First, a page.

by Paul Brock

December 2, 2015

Silver Thread Harvest 2015: A Winegrowing Opus in Two Acts

Since winegrowing is inherently artistic, it seems fitting to compare the 2015 harvest to a large-scale artistic work with two distinct parts. It began with ideal conditions during a warm, sunny and dry September for the harvest of early varieties: Pinot Noir, Gewurztraminer and Chardonnay. Due to the favorable September weather, the stage was set for great wine from the later-season varieties: Riesling, Cabernet Franc & Cabernet Sauvignon. Then harvest took a 180-degree turn. September ended with a torrential rain event and temperatures plunged into the 30s in early October. The fruit was suitable for outstanding wine, but the additional sugar accumulation we expected was stunted by the cold October temperatures. We anticipate all of the 2015 wines to have ripe flavors, moderate alcohol and moderate acidity typical of a growing season with average temperatures. Despite some drama in the second half, 2015 harvest ended happily ever after.
Act I: Sublime September
We could not have written a better script to start the 2015 harvest. June & July’s incessant rains finally gave way to sunshine in August. Temperatures in the 70s and 80s extended into September and made for beautiful ripening and low disease pressure. Pinot Noir, Chardonnay and Gewurztraminer, the early-ripening varieties, benefited greatly from these conditions.
Harvest began on September 11 with Pinot Noir. It is always a humbling moment early in the season when we decide to harvest those first grapes… a lot of anticipation and work went into the vineyard this year. We were able to secure a local crew to hand pick. The grapes were clean and perfectly ripe. At Silver Thread we follow traditional vinification techniques for Pinot Noir that were developed in the vineyards of Burgundy over a thousand years ago.

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Pink juice for Rosé of Pinot Noir was pumped out of the red fermenters after a few hours on the skins. This method of making rosé is called “saignée,” which is French for “bleeding.” It leaves a higher skin-to-juice ratio than would normally be achieved in Pinot Noir. As a result, we are able to make Rosé while increasing the concentration of aromatics and flavors in the red Pinot Noir.

On September 24th, our neighbors at Doyle Vineyard Management used their machine harvester to pick our Gewurztraminer. (See our earlier article for a comparison of machine vs. hand-picked fruit.) The fruit was cold soaked on the skins over night before being drained off and pressed. Once again we were able to harvest very clean fruit that was bursting with Gewurztraminer aromas of lychee. It is always gratifying to harvest and vinify Gewurztraminer as it is so reflective of its wine right out of the vineyard.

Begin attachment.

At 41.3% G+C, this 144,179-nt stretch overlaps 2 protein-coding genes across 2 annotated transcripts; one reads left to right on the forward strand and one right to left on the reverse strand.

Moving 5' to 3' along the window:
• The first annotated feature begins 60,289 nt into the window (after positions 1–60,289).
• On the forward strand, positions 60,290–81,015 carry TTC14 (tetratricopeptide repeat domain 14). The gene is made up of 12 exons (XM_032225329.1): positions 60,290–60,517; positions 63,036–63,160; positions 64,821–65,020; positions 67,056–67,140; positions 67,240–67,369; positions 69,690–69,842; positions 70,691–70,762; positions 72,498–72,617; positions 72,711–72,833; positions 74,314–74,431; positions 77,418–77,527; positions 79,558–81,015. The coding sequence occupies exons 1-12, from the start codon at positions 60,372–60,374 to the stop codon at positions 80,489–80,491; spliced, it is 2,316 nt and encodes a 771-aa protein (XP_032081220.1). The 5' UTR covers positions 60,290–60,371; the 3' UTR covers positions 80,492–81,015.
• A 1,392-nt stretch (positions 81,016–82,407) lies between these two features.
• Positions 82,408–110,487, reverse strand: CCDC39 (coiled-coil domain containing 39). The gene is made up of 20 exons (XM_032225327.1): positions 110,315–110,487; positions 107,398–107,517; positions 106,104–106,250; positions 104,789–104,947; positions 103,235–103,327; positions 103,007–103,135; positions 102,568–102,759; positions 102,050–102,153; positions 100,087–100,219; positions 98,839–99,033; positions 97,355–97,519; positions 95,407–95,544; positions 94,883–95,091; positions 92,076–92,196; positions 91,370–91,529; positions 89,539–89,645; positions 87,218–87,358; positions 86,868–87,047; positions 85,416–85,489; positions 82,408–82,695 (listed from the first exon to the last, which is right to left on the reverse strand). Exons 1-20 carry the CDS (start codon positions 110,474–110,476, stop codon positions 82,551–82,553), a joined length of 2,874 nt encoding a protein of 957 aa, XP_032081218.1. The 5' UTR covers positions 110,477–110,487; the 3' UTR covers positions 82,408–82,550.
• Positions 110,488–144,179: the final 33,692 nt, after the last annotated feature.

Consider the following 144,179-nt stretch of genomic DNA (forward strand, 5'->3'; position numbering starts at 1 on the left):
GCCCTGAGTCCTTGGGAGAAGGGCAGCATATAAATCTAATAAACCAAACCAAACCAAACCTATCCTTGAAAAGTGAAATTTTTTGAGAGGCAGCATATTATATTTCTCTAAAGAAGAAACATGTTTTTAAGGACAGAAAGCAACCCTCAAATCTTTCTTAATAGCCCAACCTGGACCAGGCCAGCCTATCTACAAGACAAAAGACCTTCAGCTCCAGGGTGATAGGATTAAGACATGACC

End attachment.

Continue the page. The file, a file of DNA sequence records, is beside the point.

All hands were on deck at Silver Thread as our crew hand-harvested Chardonnay on September 25th. Paul, Shannon, Duane, previous-owner Richard Figiel and our intern Greg all worked side by side to get the grapes off the vine. It was a quick turnaround from press to fermentation and into barrel over the following two days. There the Chardonnay will stay until sometime in the summer of 2016. As of this writing the neutral barrel fermentation is complete. Every two weeks during this aging period we will stir the lees (a process by which each barrel is stirred to re-suspend the yeast which did the fermentation) and top the barrels—also practices that are traditional in Burgundy.

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The weather continued fair for a few more days after Chardonnay harvest. Then skies opened up and 3 inches of rain came in a 24 hour period over the last two days of September. What had been a month of sunny days in the 70s and 80s became a series of cloudy days in the 50s and 60s. Remarkably, the Finger Lakes got lucky as the rest of the East Coast saw weather much more severe throughout the week (remember Hurricane Joaquin?).
Act II: Obstinate October
The torrential rain storm was a turning point of the 2015 harvest. Up until that time, the fruit was fine–disease free, full of flavor and low in acid. The only thing missing was a few more days of sugar accumulation for Riesling, Cabernet Franc and Cabernet Sauvignon. What had been rapid sugar increase slowed to a grinding halt. With the risk of ripe fruit starting to succumb to fungal disease and a deteriorating forecast, it was time to start picking.